One of the many things I loved about this book was how Lord chose to present David. I am so sick of the autistic/handicapped/mentally challenged children’s book character that has to act out the standard saintly two-dimensional role too long carved out in literature. David is a real kid. Yeah, he has autism. Sure. But he also cares deeply for his sister, even to the point where he can engage in a little fishtank-related mischief on the side. Catherine has a rule that there should be no toys in the fish tank. Yet turn around for half a second and there goes David tossing a Barbie or other toy in the briny depths. Younger brother annoyances pure and simple. And Catherine, for her part, is just as real a kid. Do you think she wants to constantly hang out with and babysit her little brother when she’d rather be out getting a new best friend? Heck no! Her attitude towards her little brother is incredibly realistic. On the one hand she’d love it if, “someone would invent a pill so David’d wake up one morning without autism”. But then she’s really a good sister who willingly tags along to her brother’s occupational therapy sessions.

Some people I’ve discussed “RULES” with were a little put out that Lord never comes and out says why Jason is the way he is. He sound paraplegic to me, but that’s just a guess. Also, it was very interesting how Lord chose to have Catherine want desperately to have Kristi as a friend, even though her real best friend would be back at the end of the summer. Why didn’t the book make Catherine one hundred percent friendless? Would that have made her seem too desperate or pandering for attention? Hard to say.

In the end, the real key to the charm of “RULES” is the book’s accessibility. This is a fun read. A fun, not too long, not too drawn out read. It doesn’t preach and it doesn’t simplify. What it does do is present an original story from a unique perspective. I would be intrigued to hear what real siblings of autistic children think of Lord’s work. One of the rare well-written works of literature for young 'uns that kids may actually want to read and reread. In the same class as, “Joey Pigza Swallowed the Key”.

Notes On the Cover: Aw yeah. That’s what I’m talking about. Let’s see just how well it fulfills a cover’s goal, shall we? Does it have anything to do with the plot? Yes! Remember, David is always putting toys in the fish tank in spite of the rule that says not to do so. How are the colors? Vibrant and eye-popping. Not a sepia-toned smear in sight. Most importantly, will this cover engage kids? I dunno. I can ask them if you like. But for my part, if I were ten once again and I saw this cover sitting on a shelf, I don’t think I could prevent my grubby little hands from ah-grabbin’ this beautiful little book. I hope millions of kid have the same reaction over and over again. Top notch work, Kristina Albertson (who also did the cover for Sam I Am) Well done too to, Scholastic! So far you guys are winning my Best Cover Art By a Publisher of 2006 Award. Keep it up.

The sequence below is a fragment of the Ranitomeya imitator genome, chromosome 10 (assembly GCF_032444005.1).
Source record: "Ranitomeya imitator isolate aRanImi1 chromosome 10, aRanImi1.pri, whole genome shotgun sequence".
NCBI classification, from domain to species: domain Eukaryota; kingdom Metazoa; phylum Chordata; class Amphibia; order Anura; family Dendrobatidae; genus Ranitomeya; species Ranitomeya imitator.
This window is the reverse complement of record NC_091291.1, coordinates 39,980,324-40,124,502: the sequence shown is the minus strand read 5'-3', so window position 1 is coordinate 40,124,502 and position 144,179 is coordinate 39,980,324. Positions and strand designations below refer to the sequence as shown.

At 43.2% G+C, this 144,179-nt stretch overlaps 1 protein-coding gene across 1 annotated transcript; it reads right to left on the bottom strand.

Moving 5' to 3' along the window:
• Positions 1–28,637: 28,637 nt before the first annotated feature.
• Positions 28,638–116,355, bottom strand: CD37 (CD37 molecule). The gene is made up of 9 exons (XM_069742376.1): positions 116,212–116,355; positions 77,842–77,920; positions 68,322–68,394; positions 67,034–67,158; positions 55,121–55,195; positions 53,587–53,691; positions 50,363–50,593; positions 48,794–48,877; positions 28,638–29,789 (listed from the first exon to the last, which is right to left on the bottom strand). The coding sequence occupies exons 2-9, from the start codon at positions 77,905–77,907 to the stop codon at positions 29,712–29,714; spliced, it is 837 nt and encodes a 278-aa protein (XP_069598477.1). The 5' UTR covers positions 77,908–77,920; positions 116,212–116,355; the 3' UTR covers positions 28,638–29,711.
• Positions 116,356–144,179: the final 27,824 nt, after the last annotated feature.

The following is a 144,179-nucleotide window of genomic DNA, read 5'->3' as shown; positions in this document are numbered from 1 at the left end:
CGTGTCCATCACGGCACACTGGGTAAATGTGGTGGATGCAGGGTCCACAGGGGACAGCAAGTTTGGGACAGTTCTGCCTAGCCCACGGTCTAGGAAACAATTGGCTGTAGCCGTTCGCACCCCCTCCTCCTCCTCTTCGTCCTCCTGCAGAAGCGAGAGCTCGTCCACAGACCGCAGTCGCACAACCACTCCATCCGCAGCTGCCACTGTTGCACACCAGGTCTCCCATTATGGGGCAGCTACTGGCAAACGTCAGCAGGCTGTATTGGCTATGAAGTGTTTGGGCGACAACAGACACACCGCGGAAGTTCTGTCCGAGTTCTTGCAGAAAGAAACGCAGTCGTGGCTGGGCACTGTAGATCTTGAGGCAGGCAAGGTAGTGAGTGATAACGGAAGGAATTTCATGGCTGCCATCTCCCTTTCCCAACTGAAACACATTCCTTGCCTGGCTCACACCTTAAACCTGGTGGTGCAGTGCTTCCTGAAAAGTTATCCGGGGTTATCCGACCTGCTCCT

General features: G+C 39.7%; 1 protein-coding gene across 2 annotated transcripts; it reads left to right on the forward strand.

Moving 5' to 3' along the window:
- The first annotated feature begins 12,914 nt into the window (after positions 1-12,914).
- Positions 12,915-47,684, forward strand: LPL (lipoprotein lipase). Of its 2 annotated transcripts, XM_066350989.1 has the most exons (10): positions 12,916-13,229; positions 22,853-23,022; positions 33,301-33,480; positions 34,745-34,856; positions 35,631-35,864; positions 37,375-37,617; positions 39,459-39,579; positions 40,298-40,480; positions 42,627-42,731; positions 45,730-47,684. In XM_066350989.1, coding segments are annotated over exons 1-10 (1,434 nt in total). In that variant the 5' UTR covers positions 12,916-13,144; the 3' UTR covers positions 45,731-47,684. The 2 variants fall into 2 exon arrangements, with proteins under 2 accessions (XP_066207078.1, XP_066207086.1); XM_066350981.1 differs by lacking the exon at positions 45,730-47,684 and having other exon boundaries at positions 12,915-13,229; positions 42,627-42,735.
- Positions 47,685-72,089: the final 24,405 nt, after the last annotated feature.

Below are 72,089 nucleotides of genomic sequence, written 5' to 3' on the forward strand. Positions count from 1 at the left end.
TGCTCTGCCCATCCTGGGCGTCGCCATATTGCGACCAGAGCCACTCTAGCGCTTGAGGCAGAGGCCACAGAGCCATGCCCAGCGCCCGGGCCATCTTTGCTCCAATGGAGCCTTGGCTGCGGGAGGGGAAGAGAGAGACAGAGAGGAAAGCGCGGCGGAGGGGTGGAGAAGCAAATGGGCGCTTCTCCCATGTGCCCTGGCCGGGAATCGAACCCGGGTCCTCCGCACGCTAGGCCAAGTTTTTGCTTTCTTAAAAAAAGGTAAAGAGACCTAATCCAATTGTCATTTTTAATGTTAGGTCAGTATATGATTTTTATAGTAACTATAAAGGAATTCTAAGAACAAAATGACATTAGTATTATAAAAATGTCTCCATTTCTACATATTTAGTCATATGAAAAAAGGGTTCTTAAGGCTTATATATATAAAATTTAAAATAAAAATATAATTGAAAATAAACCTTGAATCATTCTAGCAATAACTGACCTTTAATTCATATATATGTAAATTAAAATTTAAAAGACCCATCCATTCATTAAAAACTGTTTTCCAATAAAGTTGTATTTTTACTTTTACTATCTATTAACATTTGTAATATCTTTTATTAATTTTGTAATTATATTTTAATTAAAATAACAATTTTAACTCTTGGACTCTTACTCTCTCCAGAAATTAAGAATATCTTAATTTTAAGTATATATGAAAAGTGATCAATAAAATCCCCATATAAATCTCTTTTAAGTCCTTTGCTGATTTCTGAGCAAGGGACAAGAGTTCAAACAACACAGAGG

Check out Cynthia Lord's website and blog for more info.

Thursday, August 24, 2006

Bringing With Him the Subtlety of His Performance In Dudley Do-Right

This is one of those cases where you wish the preference of the author had been thoroughly trumped. It looks as if Cornelia Funke has gotten her way and Brendan Fraser has signed on to play Mo in the upcoming and perpetually in production Inkheart. I think I'll bide my time trying to figure out who should play Dustfinger. Howzabout Steve Buscemi?
Many thanks to BookMoot for the link.

I Give Up

I thought I could beat Blogger at its own game by having a lovely little banner at the top of my blog AND search capabilities. Now it looks as if Blogger only allows you to have one or the other. Appparently I can't have a cool banner if I want people to be able to search my archives. It really didn't become a problem until I realized that Google wasn't searching my blog either as a result of the change. Therefore, until someone comes up with a doohicky I can download onto Fuse #8 that will allow people to search within the blog OR my good friend Don comes over and fixes my problems himself, we're back to the old banner. Oh well. Twas fun while it lasted.

For those of you who enjoy the Colbert Report

I'd seen Ok Go's previous video, but the treadmill version was entirely unknown to me. I present it to you here as an off-topic but thoroughly enjoyable bit of choreography. Those of you much cooler than me who've seen it before may feel free to scoff at will.

Review of the Day: Sherlock Holmes and the Baker Street Irregulars - The Fall of the Amazing Zalindas

When I was a kid I loved me my Agatha Christie and Rex Stout. Mysteries were my bread and butter. Today, nothing’s different. Kids are just as enamored of adult mysteries as they ever were. And perhaps the most popular detective with the kiddies (as much as I would prefer it to be Nero Wolfe or Hercule Poirot) is Sherlock Holmes. Holmes is hot these days. To what may we attribute this Holmes-loving trend? The rise of such children’s books as the remarkable “The Case of the Missing Marquess: An Enola Holmes Mystery” by Nancy Springer? The new Sleuth imprint by Penguin? The rise in mystery-minded series books? Or is this a trend begun entirely by publishers with little to no child input? Whatever the case, I hope kids are ready to open up wide and swallow their fair share of Sherlock lore. If they are, Tracy Mack and Michael Citrin’s first installment in their new Baker Street Irregular series, “The Fall of the Amazing Zalindas” should be just the starter Holmes-tale they need.